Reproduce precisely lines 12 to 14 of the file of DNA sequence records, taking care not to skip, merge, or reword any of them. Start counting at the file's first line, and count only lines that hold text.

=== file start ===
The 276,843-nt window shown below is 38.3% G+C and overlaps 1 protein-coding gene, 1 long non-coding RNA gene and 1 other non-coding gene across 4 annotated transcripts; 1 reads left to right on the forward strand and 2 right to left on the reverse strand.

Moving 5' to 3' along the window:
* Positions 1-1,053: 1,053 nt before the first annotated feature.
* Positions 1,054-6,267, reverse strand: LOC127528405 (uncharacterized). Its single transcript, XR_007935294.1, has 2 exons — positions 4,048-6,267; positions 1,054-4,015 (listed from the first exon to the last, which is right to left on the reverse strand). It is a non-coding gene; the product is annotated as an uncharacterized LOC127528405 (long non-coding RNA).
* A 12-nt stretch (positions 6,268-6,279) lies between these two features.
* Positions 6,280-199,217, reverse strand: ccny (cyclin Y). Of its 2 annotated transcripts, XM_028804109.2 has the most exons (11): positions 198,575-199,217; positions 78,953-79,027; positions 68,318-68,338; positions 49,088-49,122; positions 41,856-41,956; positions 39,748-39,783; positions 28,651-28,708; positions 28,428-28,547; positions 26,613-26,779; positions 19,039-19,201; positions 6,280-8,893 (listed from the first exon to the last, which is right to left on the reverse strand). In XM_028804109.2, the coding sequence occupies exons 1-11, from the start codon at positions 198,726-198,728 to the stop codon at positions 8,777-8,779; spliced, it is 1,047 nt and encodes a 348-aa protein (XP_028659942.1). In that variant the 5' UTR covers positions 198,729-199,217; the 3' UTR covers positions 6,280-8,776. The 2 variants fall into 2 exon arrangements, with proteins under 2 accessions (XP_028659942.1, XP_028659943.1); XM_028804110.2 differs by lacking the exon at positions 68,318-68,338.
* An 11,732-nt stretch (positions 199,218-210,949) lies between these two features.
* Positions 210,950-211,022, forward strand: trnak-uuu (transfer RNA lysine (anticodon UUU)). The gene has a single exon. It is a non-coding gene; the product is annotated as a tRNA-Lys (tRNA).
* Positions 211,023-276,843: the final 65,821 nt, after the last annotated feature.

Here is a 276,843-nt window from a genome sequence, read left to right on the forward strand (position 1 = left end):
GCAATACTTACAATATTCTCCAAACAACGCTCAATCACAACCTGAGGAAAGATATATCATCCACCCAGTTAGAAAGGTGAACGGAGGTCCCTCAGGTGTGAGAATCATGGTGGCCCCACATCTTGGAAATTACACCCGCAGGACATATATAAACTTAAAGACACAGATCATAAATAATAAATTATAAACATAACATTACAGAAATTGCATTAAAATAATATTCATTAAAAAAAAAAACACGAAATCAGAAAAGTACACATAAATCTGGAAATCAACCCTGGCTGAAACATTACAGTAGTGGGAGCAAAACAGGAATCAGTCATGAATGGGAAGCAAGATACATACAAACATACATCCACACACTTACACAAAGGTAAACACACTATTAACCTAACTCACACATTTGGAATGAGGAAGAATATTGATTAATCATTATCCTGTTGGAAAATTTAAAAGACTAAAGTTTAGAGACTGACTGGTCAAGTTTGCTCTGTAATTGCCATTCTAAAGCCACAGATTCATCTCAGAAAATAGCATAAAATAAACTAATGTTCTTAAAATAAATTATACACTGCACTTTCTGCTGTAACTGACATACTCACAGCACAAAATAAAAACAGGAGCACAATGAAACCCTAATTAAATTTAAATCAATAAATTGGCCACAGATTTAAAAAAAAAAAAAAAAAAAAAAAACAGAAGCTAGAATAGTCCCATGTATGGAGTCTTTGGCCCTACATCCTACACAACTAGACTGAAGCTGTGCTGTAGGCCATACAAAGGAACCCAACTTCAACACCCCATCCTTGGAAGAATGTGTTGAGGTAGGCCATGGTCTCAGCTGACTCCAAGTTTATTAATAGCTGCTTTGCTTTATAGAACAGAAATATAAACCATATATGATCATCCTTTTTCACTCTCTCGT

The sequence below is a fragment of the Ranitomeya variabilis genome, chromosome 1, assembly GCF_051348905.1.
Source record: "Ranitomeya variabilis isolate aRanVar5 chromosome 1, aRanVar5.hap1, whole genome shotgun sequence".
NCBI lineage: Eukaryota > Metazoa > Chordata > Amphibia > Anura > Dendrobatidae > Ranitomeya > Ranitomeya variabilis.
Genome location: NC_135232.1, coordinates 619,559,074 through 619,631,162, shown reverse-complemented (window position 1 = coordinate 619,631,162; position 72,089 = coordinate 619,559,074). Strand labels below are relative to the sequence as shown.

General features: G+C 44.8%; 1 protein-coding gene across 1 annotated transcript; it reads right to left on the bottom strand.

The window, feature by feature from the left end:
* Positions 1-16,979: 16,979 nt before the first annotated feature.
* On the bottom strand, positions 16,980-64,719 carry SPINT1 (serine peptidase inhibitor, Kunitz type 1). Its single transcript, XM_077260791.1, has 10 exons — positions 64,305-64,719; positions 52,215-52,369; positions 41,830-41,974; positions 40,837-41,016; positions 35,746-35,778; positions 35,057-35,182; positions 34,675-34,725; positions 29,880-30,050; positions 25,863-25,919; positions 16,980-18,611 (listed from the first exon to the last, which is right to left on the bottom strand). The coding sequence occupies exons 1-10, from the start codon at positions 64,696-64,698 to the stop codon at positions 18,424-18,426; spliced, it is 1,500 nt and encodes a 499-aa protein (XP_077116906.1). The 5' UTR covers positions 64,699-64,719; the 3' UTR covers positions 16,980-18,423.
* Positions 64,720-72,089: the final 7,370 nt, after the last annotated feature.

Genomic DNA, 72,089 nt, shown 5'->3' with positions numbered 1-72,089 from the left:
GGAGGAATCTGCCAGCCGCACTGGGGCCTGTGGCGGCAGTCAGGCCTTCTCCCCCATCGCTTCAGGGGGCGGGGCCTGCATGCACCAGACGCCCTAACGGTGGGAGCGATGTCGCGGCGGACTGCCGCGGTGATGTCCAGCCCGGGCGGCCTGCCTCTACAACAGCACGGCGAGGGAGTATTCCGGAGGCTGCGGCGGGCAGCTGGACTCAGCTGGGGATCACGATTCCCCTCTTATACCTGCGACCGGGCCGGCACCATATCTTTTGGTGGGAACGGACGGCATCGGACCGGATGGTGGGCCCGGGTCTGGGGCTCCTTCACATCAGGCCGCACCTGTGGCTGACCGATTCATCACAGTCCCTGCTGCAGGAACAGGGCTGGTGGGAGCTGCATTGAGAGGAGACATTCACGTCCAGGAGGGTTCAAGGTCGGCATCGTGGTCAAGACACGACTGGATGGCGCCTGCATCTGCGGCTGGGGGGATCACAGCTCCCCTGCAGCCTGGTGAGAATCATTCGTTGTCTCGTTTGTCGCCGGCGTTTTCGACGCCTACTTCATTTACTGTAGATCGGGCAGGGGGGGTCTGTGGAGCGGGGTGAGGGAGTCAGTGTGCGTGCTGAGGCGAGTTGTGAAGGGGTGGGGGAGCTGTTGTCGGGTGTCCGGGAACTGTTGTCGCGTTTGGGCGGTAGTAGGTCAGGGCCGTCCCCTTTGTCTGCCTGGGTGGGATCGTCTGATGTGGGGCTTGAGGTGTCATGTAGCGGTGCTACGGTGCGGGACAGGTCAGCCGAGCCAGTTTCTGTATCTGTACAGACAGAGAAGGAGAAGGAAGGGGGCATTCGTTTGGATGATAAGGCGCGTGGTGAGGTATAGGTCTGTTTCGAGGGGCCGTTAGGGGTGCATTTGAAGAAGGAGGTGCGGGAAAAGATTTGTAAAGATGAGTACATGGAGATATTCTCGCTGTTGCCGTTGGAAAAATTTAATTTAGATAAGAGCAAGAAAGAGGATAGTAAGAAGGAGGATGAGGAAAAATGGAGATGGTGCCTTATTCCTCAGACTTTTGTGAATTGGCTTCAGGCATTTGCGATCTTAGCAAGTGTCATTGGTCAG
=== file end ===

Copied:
The sequence below is a fragment of the Ranitomeya variabilis genome, chromosome 1, assembly GCF_051348905.1.
Source record: "Ranitomeya variabilis isolate aRanVar5 chromosome 1, aRanVar5.hap1, whole genome shotgun sequence".
NCBI lineage: Eukaryota > Metazoa > Chordata > Amphibia > Anura > Dendrobatidae > Ranitomeya > Ranitomeya variabilis.